There are only a few modern bands that I can honestly say "I'm a true fan." That is, I genuinely get excited when I hear they are working on a new album and then, buy said album on or near it's release date. I discovered Coldplay in 2001 after hearing the song "Yellow" on an Atlanta radio station and have enjoyed their music since.
My favorite album is X & Y which was released in June 2005. I remember that summer very vividly. It was unbearably hot as it is most years in the Southern US. Seven months earlier, I had become a father for the first time and decided to give up my practically brand new air-conditioned truck (our family vehicle at the time) to my wife and son so they could stay cool in the summer months. I took her 1993 Honda Civic whose only working A/C was power windows and a sunroof. I was willing to make the sacrifice, but what I hadn't thought out was that it also had only a tape deck.
By this time, I was deep into the A Rush of Blood To The Head album and was eager to buy the new album. Thanks to my company at the time, which held season tickets to everything at Philips Arena, I managed to secure a couple tickets to Coldplay's Twisted Logic tour show in September. After searching high and low for a blank cassette tape, I managed to create my first mixtape cassette in years in anticipation of the concert. With a 30-45 commute each way and a solid three months, I learned the songs on the X&Y album and experienced what I feel like is the 2nd best concert in my years (just behind Phil Collins in 1994.)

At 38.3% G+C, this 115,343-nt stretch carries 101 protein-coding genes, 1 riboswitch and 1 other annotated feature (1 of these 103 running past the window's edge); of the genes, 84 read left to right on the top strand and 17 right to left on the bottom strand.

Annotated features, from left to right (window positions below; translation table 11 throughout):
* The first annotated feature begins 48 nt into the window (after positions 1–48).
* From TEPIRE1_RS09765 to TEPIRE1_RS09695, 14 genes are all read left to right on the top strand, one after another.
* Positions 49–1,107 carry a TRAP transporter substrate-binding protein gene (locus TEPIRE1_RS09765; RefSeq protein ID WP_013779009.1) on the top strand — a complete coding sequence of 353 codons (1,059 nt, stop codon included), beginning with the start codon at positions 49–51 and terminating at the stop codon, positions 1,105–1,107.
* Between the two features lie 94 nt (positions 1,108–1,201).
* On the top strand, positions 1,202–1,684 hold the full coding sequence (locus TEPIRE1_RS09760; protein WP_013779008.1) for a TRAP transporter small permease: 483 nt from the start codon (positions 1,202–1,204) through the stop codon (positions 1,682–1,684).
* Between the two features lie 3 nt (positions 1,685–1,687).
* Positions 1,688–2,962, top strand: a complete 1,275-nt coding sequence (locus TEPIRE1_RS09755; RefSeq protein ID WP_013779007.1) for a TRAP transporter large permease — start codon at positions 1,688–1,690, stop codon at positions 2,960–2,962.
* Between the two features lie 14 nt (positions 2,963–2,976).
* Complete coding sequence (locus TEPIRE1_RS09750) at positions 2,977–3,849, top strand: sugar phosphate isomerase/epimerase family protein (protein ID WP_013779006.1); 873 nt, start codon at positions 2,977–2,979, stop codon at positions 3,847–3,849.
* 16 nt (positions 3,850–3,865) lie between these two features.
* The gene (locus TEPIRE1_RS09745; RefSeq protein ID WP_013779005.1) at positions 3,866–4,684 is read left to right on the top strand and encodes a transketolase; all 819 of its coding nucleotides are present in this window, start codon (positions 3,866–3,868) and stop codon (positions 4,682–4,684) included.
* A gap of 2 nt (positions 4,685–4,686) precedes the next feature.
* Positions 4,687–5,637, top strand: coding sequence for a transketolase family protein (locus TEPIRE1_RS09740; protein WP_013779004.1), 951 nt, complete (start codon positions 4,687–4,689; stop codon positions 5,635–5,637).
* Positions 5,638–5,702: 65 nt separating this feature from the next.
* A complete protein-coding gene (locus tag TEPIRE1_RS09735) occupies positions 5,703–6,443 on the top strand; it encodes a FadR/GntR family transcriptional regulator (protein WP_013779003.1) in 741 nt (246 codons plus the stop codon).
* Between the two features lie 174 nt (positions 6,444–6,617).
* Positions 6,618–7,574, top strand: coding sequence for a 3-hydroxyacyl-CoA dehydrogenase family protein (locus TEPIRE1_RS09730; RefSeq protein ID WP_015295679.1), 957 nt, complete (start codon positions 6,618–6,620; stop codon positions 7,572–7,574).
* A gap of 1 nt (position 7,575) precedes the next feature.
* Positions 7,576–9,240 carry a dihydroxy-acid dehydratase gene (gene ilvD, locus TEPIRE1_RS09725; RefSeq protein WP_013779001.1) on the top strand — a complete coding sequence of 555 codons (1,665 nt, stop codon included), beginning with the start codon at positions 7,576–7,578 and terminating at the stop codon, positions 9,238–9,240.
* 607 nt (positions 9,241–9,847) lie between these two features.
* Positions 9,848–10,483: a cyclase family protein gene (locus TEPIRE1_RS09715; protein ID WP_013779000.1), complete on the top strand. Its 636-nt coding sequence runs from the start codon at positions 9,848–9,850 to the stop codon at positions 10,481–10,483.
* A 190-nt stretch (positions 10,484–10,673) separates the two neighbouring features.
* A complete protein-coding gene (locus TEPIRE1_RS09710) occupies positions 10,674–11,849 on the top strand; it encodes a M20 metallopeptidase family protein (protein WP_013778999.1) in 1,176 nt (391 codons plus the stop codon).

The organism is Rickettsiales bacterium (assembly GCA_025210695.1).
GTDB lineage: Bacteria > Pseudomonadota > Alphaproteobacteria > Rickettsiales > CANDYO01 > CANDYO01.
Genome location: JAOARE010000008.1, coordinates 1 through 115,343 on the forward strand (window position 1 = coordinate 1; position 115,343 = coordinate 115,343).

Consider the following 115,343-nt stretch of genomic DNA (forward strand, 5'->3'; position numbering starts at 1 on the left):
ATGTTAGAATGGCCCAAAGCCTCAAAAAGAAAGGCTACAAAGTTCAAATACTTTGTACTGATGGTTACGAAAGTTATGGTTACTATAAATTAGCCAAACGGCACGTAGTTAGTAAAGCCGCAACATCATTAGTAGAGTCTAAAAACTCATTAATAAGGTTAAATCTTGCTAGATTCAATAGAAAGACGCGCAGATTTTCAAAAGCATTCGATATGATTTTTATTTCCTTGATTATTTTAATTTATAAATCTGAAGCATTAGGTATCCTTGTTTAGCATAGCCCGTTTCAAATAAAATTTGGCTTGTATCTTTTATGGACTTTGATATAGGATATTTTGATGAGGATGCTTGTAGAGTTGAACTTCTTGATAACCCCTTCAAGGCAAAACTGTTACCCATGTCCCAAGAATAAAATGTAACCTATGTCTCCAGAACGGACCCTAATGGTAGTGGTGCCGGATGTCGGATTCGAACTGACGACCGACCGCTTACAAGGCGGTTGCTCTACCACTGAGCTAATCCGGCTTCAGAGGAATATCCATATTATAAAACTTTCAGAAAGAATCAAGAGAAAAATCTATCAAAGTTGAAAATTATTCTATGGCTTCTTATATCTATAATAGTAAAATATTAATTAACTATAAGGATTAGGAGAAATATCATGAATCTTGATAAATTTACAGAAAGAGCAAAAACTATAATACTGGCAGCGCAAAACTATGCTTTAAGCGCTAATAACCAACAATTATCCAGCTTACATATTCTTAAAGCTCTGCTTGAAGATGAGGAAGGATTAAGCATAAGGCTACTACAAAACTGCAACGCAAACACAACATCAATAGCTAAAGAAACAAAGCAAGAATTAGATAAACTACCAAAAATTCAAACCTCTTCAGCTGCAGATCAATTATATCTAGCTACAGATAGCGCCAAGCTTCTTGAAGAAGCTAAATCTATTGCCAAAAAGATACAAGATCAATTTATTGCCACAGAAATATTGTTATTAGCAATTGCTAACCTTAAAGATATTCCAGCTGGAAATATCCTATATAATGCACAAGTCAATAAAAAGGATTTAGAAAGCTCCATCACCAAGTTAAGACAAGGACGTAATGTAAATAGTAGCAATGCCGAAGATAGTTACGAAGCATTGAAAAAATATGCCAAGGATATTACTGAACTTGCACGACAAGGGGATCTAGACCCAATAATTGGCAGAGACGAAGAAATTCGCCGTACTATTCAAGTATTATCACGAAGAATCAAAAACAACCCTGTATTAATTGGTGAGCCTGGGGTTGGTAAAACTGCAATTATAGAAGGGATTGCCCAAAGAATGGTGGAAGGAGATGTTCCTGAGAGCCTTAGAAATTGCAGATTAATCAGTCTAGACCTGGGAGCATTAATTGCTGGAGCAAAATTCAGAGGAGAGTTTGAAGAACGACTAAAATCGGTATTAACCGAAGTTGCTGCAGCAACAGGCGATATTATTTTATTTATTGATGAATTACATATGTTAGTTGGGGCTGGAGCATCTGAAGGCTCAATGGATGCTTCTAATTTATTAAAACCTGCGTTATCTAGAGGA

After Coldplay's debacle with Joe Satriani in 2008 over "Viva La Vida," I somehow discovered through the internet that a track from X & Y contained a riff from an '80s song. "Talk," which is probably my 2nd favorite track on the album, is inspired by the 1981 single "Computer Love" by the German band Kraftwerk. This was news to me and in light of the allegations of "ripping off" Satriani, I was worried this was going to be another Vanilla Ice momentfor me.
Being from the US, my depth of '80s European bands are mainly limited to popular pond jumpers like Depeche Mode and Tears For Fears. With Kraftwerk's only US success being the 1975 single "Autobahn," I wasn't aware of their revolutionary electronic music until reading the story. What I found was Coldplay's lead singer Chris Martin was a fan and actually asked permission to use the riff on their new album. According to this article, Martin wrote a letter to Ralf Hutter of Kraftwerk who gave consent. Martin was quoted in the article that "it's extraordinary that they said yes."
With Martin's plea for permission, it made me side with them in the "Viva La Vida" case a little more I guess, although I believe they did come to some closed-door settlement with Satriani. But what it gave me more of was appreciation for "Talk" and the story behind it. It wasn't just a sample, but a band giving another band the ultimate musical compliment. And this perfectly "krafted" '80s tribute to a pioneer band in electronic music is definitely one of my favorite "inspired by" tracks...